“London calling”BMJ 1994; 309 doi: https://doi.org/10.1136/bmj.309.6966.1447a (Published 26 November 1994) Cite this as: BMJ 1994;309:1447
- Fiona Barratt
BBC2 First Sight: “From Emergency to Crisis” 17 November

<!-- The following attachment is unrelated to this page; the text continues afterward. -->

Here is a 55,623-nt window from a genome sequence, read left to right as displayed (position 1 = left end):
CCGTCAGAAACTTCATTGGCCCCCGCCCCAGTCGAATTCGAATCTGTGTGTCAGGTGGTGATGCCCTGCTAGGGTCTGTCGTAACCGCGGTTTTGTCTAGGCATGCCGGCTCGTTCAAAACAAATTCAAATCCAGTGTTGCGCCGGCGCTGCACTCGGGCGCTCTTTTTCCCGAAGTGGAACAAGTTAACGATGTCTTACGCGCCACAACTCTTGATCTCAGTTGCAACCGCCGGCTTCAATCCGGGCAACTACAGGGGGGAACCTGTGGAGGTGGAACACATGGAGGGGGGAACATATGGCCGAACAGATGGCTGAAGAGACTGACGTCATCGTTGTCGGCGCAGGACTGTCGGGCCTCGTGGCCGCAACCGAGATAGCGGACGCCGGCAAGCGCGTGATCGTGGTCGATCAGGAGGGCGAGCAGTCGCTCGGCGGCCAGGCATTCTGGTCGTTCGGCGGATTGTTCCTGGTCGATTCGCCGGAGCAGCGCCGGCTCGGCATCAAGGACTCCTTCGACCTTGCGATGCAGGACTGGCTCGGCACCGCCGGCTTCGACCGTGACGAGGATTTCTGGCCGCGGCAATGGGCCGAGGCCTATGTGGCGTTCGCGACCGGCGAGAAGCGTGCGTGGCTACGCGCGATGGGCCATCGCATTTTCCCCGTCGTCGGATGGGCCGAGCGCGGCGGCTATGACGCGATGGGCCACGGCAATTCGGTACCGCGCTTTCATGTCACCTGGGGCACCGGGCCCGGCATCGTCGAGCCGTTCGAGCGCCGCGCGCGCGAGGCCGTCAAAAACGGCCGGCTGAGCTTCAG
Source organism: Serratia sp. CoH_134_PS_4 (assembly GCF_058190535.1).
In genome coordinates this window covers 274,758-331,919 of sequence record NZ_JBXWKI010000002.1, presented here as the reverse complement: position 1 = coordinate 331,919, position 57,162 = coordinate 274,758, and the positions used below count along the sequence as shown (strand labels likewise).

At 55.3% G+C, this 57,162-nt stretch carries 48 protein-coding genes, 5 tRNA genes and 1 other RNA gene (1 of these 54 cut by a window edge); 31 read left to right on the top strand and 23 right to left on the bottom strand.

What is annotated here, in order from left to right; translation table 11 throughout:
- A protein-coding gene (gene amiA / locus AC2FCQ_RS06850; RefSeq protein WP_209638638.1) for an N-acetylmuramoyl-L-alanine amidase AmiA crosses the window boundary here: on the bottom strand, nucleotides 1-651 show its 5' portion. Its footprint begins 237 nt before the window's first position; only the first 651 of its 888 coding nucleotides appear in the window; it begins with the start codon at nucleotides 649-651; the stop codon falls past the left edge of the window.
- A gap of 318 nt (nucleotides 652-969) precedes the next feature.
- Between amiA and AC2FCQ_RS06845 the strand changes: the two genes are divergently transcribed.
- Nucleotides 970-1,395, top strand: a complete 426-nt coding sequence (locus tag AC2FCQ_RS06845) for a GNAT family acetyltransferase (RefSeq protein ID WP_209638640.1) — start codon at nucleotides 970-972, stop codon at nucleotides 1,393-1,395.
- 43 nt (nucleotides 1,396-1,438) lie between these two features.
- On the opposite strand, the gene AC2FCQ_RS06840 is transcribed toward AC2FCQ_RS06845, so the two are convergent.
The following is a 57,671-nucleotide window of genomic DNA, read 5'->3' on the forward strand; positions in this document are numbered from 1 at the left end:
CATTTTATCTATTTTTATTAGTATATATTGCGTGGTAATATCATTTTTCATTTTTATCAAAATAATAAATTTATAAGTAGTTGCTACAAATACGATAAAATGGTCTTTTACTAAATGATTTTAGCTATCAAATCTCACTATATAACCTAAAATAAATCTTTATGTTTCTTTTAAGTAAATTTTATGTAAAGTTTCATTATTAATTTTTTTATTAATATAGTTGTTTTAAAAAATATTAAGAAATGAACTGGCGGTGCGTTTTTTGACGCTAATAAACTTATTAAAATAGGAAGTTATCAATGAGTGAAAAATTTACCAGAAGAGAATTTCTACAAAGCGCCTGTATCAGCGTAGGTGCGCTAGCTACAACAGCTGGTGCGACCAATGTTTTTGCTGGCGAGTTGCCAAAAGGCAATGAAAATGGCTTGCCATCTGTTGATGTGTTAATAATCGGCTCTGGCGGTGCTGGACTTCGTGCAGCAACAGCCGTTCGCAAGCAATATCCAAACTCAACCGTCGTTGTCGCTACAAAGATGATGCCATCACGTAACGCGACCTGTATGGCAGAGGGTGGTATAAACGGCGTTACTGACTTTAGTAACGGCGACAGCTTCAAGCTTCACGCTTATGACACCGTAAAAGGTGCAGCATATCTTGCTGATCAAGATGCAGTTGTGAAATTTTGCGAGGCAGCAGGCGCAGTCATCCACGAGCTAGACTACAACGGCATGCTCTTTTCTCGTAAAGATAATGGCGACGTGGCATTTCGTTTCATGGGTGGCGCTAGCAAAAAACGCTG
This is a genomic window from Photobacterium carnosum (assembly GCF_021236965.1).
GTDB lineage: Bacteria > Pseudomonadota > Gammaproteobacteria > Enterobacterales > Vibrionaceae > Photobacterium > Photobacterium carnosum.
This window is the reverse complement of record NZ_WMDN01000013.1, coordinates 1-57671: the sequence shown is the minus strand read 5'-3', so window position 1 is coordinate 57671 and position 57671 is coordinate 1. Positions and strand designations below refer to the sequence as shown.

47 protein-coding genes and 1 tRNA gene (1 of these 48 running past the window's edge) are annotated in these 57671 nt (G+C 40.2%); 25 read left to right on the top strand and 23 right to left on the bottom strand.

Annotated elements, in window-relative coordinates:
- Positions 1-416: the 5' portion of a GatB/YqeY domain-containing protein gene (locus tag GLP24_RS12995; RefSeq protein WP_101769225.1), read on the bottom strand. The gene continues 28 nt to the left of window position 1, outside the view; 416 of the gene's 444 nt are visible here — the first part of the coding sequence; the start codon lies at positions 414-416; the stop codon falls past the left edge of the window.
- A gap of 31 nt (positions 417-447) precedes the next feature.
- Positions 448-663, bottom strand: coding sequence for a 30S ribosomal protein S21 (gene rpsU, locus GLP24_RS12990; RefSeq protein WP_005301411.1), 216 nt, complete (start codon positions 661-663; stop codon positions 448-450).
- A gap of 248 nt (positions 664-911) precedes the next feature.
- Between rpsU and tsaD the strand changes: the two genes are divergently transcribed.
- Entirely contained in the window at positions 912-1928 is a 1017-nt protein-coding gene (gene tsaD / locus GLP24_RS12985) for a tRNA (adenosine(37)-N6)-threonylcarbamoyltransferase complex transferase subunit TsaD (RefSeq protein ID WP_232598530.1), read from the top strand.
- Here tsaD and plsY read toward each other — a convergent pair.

With the House of Commons inquiry into the London Ambulance Service underway, this programme was a topical look at the state of the service, with thoughts and concerns from many of those who work with and within it. The service receives over 2000 calls each day, a number that is steadily rising, and it has difficulty coping. Some people say it is on the brink of collapse. Resources are not rising to keep up with the demands, and public expectations are now higher than ever, particularly with the publication of the patient's charter, which states that half of ambulances should arrive within eight minutes of an emergency call and that almost all calls should be answered within 15 minutes. The programme showed a good example of just how easily this could be broken. The ambulance in this case was not dispatched for eight minutes after control first received the call and arrived at the correct destination three quarters …
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